9. Contingency: degrees of freedom within a network of constraints which the system is subject to.
  10. Methods of interaction. Profoundly, every system has a kind of signature; a unique way of  showing up to human cognition, through which it reveals or exchanges information and yields knowledge about its state and identity; Practically, this involves (human) stakeholders and their respective processes of attention. In regard to system science and engineering - attention to specific exchanges of energies through bounded interfaces (eg, scientific instrumentation; sensing/measuring systems), rather than narrowing-in on surface experience of limitations and boundaries.  In other words, system science is a process of open ended learning.

Gaining a 'feel' for systems

Systems are an ordinary occurrence; we are immersed in systems.  It is a challenge, however to discover the unity in the immense diversity of ways systems manifest in experience.  Some 'hard won' ways of thinking about systems seem to have been more consequential than others, however.  Principles of electromagnetism and thermodynamics have formed much of the basis for industrialized systems, while principles of cybernetics and networks have been foundational for information systems.  In mathematics, iterated function systems and complexity science have provided insights into the ontogeny of complex organic forms.  An understanding of living systems seems to be served by a complex amalgam of these fundamental insights.

This is by no means a complete landscape of systems concepts, rather it may help to scaffold useful entry points into diverse inspirations and instrumental concepts for effective and innovative professional practice in systems engineering.

Value of a Systems Science Foundation for Systems Engineers

The urgency of understanding common foundations of systems for practicing SE's can be summarized in three points:

  1. Civilization depends upon highly evolved physical and conceptual systems and recent evidence from planetary science indicates that planetary support systems are changing significantly and relatively quickly. Civilization is an ongoing co-evolutionary System of Systems with Humankinds' Planetary Support system, and recent evidence indicates that the rate of change is increasing; Civilization depends upon highly evolved planetary systems and recent evidence from planetary science (limits to growth update) indicates that these are changing significantly and relatively quickly;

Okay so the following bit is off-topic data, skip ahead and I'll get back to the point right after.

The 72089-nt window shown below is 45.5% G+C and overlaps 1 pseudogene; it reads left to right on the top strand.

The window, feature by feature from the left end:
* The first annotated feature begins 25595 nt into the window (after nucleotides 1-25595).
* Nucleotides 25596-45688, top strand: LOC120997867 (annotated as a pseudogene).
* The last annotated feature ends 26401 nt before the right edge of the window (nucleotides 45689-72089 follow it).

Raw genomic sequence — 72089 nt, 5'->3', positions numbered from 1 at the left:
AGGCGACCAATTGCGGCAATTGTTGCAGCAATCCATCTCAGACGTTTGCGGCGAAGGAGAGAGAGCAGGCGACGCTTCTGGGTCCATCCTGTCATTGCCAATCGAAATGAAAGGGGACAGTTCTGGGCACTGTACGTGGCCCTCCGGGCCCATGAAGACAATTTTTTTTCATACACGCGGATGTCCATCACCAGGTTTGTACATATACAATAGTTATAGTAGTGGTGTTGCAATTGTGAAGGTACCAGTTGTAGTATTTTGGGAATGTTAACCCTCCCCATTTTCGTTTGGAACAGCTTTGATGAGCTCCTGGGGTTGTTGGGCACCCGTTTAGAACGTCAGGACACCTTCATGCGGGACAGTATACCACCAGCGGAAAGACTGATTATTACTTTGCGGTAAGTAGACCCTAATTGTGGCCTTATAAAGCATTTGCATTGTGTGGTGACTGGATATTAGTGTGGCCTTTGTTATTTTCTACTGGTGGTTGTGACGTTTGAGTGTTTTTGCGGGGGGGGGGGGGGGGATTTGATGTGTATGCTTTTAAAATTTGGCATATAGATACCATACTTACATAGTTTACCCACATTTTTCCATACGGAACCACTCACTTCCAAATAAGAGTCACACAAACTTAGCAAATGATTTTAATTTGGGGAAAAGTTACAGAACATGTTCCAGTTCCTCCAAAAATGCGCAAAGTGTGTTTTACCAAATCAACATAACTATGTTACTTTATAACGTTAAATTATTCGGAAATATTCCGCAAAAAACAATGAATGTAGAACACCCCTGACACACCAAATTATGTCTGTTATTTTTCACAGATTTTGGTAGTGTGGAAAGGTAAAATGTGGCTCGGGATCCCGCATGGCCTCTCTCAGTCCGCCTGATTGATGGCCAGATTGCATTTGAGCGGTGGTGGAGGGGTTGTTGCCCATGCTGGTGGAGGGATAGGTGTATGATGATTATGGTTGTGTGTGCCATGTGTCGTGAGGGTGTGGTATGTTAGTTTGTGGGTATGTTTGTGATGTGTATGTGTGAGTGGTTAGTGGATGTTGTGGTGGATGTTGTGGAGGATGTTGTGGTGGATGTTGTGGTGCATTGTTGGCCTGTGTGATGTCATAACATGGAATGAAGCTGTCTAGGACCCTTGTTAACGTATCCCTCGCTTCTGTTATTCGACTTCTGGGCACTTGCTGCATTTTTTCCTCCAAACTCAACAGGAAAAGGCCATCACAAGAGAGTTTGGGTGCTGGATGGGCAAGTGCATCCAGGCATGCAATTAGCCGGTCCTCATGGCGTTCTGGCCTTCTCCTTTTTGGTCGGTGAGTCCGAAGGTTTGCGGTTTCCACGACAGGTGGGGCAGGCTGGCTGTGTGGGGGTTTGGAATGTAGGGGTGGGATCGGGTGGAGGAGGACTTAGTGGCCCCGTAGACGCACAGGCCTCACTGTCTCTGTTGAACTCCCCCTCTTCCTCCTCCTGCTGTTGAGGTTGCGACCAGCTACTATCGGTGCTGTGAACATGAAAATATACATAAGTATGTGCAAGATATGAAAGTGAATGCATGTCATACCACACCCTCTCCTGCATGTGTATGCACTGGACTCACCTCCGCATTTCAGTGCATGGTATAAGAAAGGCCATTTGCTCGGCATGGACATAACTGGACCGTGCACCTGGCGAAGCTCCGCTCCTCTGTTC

2. The practice of Systems Engineering is embedded in and co-evolves with the proliferation of socio-technical systems that constitute modern civilization;
  3. Designing, integrating, and evolving socio-technical systems becomes more complex and challenging as new technical specialists become involved in Systems Engineering processes. For instance, adding environmental, economic, social, and governance specialties in-creases workload for the key Systems Engineering role of System Integrator and Communicator.

The considerable value of Systems Science could be demonstrated in helping address these key Systems Engineering challenges by:

  1. Framing common-view characteristics of all systems relevant to a given System of Interest and the environment of interacting System of Systems 's so that appropriate tools, techniques, and processes can be employed and/or developed for efficiently working across the system design and development community;
  2. Facilitating effective cooperation between diverse technical specialists bringing unique concepts, models, and vocabularies and promoting inclusive equity for enhanced project/program/system success: it's essential for all stakeholders to appreciate their specific situational role(s) in systems of interest co-evolution with interacting systems of systems, to more effectively engage in realizing critical shared objectives.


Works Cited

Bogdanov, A. A. (1996). Bogdanov's tektology. Book 1. Hull, Centre for Systems Studies, University of Hull.

IPCC AR6. (2022) Mitigation of Climate Change. Climate Change.

Sillitto, H. Griego, R. Arnold, E. Dori, D. Martin, J. Mckinney, D. Godfrey, P. Krob, D. Jackson, S. (2018). What do we mean by “system”? - System Beliefs and Worldviews in the INCOSE Community. INCOSE International Symposium. 28. 1190-1206. 10.1002/j.2334-5837.2018.00542.x.

Metcalf, G. S. Kijima K; Deguchi H. (2021). Handbook of Systems Sciences.

Primary References

Capra, F., & Luisi, P. L. (2014). The systems view of life: A unifying vision. Cambridge University Press.

Mobus, G. E. and M. C. Kalton (2014). Principles of Systems Science, Springer New York.

Smith, E. and H.J. Morowitz, The Origin and Nature of Life on Earth: The Emergence of the Fourth Geosphere. 2016: Cambridge University Press.

Trefil, J.S., The Nature of Science: An A-Z Guide to the Laws and Principles Governing Our Universe. 2003: Houghton Mifflin.

Additional References